The report’s findings galvanized what is shaping up to be a “super year” for attention to biodiversity in 2020.
The 14-year gap since the last global biodiversity assessment also contributed to heightened anticipation among policymakers, scientists and the wider sustainable development community. The report’s findings galvanized what is shaping up to be a “super year” for attention to biodiversity in 2020.
5. An Annotated Guide to the UN Secretary-General’s Reform Proposals (23 January 2018)
For the UN system, 2018 was a year of structural change initiated by the UN Secretary-General with broad support from UN Member States, in hopes of better situating the UN to deliver on its mandates. Three streams of reform characterized these changes; our “annotated guide” provided their background, status and next steps.
Since then, the reforms have resulted in, among other changes: a Funding Compact between UN Member States and the UN development system; the transition of the 129 Resident Coordinators from the UN Development Programme (UNDP) to the Secretariat to resolve a “historic accountability deficit” in the coordination of the UN development system; the redesign of the UN Development Assistance Framework (UNDAF) to serve instead as the UN Sustainable Development Cooperation Framework; a new generation of UN Country Teams (UNCTs); and restructuring the departments that comprise the UN’s peace and security architecture.
The Secretary-General had also proposed that by the end of 2019, the UN would launch a system-wide online platform for monitoring and reporting on the contributions of the UN system to the SDGs.
This story summarized the UN’s snapshot report of progress on the SDGs, provided to inform the 2018 session of the HLPF. The story identified the issues hindering progress across the 2030 Agenda (conflict, climate change and inequality), and it noted the areas of positive progress highlighted in the report (proportion of people living below the poverty line, under-five mortality and access to electricity).
The story also shared, in one line each, the latest status of each SDG, while also noting the need for even more data to report better.
In its simplicity, the story captured our readers’ need for straightforward, digestible information about progress towards agreed goals for sustainable development. This demand is another element that the upcoming review of the HLPF could take into account as it considers what services the UN should provide to governments and stakeholders as 2030 approaches.
3. World Bank Updates Governance Indicators Data Set (25 September 2018)
In 2018, the World Bank released an updated set of indicators to support countries in measuring several dimensions of governance, defined as the “traditions and institutions by which authority in a country is exercised.” The World Bank’s indicators incorporated perception data and other ways to measure voice and accountability, rule of law, control of corruption, political stability, government effectiveness, and other dimensions.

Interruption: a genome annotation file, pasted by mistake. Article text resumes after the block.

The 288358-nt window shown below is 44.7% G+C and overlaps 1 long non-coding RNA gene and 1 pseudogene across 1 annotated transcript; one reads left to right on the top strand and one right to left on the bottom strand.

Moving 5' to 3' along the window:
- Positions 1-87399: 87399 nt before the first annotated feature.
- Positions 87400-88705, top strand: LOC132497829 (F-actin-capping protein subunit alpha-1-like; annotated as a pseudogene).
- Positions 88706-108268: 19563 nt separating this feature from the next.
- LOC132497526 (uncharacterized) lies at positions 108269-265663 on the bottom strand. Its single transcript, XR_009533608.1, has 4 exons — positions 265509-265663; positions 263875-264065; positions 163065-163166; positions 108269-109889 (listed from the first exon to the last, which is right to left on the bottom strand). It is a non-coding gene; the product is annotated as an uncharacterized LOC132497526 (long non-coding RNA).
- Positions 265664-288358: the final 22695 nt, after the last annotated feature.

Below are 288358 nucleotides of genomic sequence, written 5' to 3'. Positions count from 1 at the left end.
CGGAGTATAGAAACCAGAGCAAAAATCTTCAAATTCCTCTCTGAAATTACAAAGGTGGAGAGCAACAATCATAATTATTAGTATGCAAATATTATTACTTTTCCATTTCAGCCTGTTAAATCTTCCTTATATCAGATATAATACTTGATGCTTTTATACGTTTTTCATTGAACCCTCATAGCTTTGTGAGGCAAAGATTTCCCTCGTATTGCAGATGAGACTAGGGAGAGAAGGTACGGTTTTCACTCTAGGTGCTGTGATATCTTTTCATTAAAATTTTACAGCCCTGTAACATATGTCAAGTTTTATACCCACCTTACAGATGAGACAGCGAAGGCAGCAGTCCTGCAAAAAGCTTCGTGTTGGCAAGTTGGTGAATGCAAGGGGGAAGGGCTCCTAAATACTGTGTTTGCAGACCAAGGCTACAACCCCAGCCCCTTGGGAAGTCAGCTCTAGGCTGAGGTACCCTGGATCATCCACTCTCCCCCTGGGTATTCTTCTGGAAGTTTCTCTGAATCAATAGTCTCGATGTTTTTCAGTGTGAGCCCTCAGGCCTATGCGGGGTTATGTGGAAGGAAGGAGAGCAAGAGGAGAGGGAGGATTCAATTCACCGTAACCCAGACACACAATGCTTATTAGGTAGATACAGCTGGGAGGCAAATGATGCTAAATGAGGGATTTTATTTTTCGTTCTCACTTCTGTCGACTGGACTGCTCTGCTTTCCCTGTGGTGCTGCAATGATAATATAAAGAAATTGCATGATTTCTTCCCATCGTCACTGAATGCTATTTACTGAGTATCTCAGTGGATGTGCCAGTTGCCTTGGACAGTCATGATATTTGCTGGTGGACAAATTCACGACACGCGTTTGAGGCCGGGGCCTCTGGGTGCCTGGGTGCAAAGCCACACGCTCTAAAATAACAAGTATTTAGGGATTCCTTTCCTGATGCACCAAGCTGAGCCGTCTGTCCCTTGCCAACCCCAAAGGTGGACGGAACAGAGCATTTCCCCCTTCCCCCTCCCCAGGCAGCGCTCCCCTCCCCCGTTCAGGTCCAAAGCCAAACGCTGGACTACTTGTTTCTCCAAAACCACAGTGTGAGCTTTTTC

The popularity of this story likely reflects the challenges many face to reach targets under SDG 16 and to measure progress. When the indicators for the SDG targets were agreed in 2017, many of the indicators for Goal 16 were considered unclear methodologically and lacking in data availability, and were excluded from annual reports of progress on the SDGs (along with other indicators classified as “Tier III”). Since then, UN and stakeholder initiatives have led to improvements in the set of indicators and acceptance for alternative data sources. Currently no Goal 16 indicators remain “Tier III.”
2. China Releases National Plan to Implement SDGs (17 October 2016)
The second-most popular story of the decade comes from 2016, the first year of the SDGs’ adoption, as China announced a national action plan and targets for each of the Goals. China had recently become one of the first countries to present a voluntary national review of SDG implementation (VNR).
China also was the G20 president at the time, and it called on other G20 members to formulate their action plans on the 2030 Agenda. On top of this, China established an interagency mechanism to coordinate implementation of its actions on the Agenda.
1. Kigali Amendment Enters into Force, Bringing Promise of Reduced Global Warming (8 January 2019)
The top story for 2019 was also the top story for the decade. It was about a New Year’s resolution the world “cannot afford to break”: an agreement to phase down the production and consumption of hydrofluorocarbons (HFCs) by over 80%.
In the 1980s, HFCs were promoted as alternatives to ozone-depleting substances in cooling equipment, such as refrigerators and air conditioners. However, somewhat ironically perhaps, HFCs are a potent greenhouse gas (GHG) and their role in warming the atmosphere soon emerged as a greater concern.
In 2016, the Parties to the Montreal Protocol adopted an agreement to reduce HFCs at the close of the 28th Meeting of the Parties (MOP 28) in Kigali, Rwanda. This agreement – The Kigali Amendment to the Montreal Protocol on Substances that Deplete the Ozone Layer – entered into force on 1 January 2019, following ratification by 65 countries. Experts estimate reducing the production of HFC can help avoid global warming by up to 0.4°C this century.
This is a story of a success, of a concrete solution, and of addressing one of our most pressing existential crises. We look forward to sharing more such news with you in 2020 and the decade beyond.
Happy New Year.
By Faye Leone, Matthew TenBruggencate